• Access
  • Japanese
  • Tokyo University of Foreign Studies

Activities

  • Home
  • Activities
  • Publications
  • Shinichi TAKEUCHI【Communication at the Academic Conference】 Enclosure in population scarcity: the case of western DR Congo

Publications

Shinichi TAKEUCHI【Communication at the Academic Conference】 Enclosure in population scarcity: the case of western DR Congo

◆Name: Shinichi TAKEUCHI, Raymond LUMBUENAMO & Guy-Verlain Tshimanga wa TCHIMANGA

◆Date: 21 May 2017

◆Paper presented at the annual meeting of Japan Association for African Studies (JAAS) held at Shinshu University (Nagano City)

◆Enclosure in population scarcity: the case of western DR Congo

Africa has recently witnessed drastic changes with regard to its lands in rural areas. While large-scale land deals by external actors have attracted worldwide attention, privatization and commercialization of lands being underway by local initiatives have been relatively neglected, but deserve for serious analyses (Woodhouse 2003). This paper deals with a move to enclosing lands taking place in Western part of the DR Congo (Province de Maï Ndombe, Territoire de Bolobo, Chefferie de Bateke), lying in the southern edge of the Congo rain forests, intermingling with savannahs. Although reliable data does not exist, the population density is obviously low (less than 30 persons / km2 by World Bank).
In this area, the land belongs to the Bateke community represented by their land chiefs (chefs de terre). In principle, the land is open to the community members. However, despite the low population density, an important part of the territory has been reserved for private users. In addition to domains of a private cattle-raising company, which had been established in the colonial period, local villagers have recently begun to enclose considerable size of land for their own commercial farming. During August and September 2016, the authors have conducted a series of interviews with the large-scale land holders in two villages for studying their socio-economic profiles. The following points are main findings.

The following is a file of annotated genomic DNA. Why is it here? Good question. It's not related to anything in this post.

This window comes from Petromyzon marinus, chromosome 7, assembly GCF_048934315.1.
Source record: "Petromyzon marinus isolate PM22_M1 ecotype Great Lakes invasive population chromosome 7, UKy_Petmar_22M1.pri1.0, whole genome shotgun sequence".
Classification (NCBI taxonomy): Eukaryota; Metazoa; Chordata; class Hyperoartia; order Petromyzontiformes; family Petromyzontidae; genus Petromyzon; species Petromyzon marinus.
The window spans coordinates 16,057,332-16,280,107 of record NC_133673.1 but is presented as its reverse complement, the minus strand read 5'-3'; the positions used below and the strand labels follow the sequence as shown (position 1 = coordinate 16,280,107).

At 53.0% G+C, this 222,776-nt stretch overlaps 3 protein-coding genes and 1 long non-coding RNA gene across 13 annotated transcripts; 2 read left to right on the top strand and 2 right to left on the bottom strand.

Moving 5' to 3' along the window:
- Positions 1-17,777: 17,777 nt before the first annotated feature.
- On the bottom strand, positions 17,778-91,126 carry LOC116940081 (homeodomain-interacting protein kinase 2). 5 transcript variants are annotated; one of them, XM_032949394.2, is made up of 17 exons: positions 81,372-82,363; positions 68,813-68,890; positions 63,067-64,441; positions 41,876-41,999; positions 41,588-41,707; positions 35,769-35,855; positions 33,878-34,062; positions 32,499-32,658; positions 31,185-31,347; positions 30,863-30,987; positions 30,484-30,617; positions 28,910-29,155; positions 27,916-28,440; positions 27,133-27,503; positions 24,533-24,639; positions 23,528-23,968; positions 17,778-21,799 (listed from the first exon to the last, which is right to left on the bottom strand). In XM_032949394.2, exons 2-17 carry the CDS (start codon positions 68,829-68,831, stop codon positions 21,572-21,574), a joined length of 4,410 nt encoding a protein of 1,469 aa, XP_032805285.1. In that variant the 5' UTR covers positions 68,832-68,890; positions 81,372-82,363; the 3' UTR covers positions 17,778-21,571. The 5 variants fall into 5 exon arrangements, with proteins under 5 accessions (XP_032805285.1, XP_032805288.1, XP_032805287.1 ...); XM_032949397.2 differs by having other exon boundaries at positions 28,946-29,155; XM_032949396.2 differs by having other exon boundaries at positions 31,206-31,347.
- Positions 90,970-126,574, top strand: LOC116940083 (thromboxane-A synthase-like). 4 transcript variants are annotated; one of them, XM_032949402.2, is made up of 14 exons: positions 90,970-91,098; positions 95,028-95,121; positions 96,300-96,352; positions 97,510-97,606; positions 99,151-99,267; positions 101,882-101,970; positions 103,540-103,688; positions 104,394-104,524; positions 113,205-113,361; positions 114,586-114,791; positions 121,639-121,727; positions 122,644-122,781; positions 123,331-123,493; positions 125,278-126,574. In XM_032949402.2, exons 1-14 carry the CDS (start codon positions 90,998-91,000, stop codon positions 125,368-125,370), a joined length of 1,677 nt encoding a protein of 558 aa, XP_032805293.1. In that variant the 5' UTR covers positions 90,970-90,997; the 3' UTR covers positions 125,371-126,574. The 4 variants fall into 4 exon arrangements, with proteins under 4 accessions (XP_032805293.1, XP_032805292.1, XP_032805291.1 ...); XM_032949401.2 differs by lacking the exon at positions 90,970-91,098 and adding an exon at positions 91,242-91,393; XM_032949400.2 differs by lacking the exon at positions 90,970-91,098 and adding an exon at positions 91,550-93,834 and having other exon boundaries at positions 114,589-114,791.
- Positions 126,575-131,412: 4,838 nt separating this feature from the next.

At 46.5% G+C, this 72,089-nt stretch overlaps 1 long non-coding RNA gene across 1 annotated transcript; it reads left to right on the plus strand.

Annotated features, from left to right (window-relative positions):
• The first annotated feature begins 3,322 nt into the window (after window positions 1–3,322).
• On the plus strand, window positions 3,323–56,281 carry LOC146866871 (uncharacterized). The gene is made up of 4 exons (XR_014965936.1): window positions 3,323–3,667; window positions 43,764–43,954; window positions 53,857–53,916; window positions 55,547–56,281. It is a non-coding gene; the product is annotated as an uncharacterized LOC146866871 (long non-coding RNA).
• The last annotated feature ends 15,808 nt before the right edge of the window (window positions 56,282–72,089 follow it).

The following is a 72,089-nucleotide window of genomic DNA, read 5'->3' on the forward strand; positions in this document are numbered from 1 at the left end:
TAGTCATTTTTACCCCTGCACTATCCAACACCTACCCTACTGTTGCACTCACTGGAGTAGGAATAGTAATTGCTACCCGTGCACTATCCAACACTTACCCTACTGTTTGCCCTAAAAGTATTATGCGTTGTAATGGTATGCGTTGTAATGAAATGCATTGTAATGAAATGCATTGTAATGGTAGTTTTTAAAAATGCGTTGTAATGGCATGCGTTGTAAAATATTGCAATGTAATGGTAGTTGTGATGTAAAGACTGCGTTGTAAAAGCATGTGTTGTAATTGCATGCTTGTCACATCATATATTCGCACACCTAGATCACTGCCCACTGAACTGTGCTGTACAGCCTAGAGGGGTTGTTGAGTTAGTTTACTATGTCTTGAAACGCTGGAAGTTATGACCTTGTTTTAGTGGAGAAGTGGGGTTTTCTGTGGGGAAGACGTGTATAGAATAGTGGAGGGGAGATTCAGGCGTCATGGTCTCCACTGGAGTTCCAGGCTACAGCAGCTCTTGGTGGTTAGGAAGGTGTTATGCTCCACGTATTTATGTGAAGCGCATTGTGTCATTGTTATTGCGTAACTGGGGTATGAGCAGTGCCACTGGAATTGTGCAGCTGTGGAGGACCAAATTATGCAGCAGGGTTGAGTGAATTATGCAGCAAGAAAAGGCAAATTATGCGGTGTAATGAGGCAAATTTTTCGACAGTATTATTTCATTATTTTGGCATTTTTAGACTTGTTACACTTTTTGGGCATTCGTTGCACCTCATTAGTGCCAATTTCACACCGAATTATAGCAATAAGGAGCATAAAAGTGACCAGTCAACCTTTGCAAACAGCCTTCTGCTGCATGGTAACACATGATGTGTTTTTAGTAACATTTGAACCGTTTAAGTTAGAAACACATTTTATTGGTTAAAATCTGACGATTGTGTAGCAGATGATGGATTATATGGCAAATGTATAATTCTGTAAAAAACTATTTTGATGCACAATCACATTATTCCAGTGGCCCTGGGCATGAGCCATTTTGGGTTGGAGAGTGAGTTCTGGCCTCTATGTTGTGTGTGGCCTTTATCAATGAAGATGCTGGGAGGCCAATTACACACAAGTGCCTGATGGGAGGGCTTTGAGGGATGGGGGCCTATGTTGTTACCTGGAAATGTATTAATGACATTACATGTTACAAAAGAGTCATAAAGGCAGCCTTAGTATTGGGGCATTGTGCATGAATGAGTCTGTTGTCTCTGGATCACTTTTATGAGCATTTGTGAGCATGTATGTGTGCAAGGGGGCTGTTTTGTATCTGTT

Firstly, special gifts were paid to land chiefs for the acquisition of these lands. Considering that such gifts are not required when villagers get fields for their subsistence, the additional land acquisitions are clearly regarded as something different. Having recognized such land acquisition, the land chiefs wrote a letter for the applicants, who brought it to the local administration proceeding measures for issuing official certificates for a concession in accordance with the 1973 Land Law. Authorization of land chiefs has been, therefore, combined with official administrative procedures for the establishment of land rights. Secondly, the large-scale land holders tend to be close relatives with land chiefs. Non-relatives are also able to acquire such lands, but they tend to offer a bigger amount of gifts than relatives. It suggests that relatives could have an easier access to the admission of land chiefs than non-relatives. Thirdly, all of the interviewed large-scale land holders acquired their concession after the year of 2000, indicating that the enclosure with local initiative has started recently, thus changing rural landscape rapidly. Such a change may cause land shortage and huge economic gap in this area in the near future.
(This survey research was conducted in the framework of Projet Mbali./ http://icd.j-monkey.jp/congo/)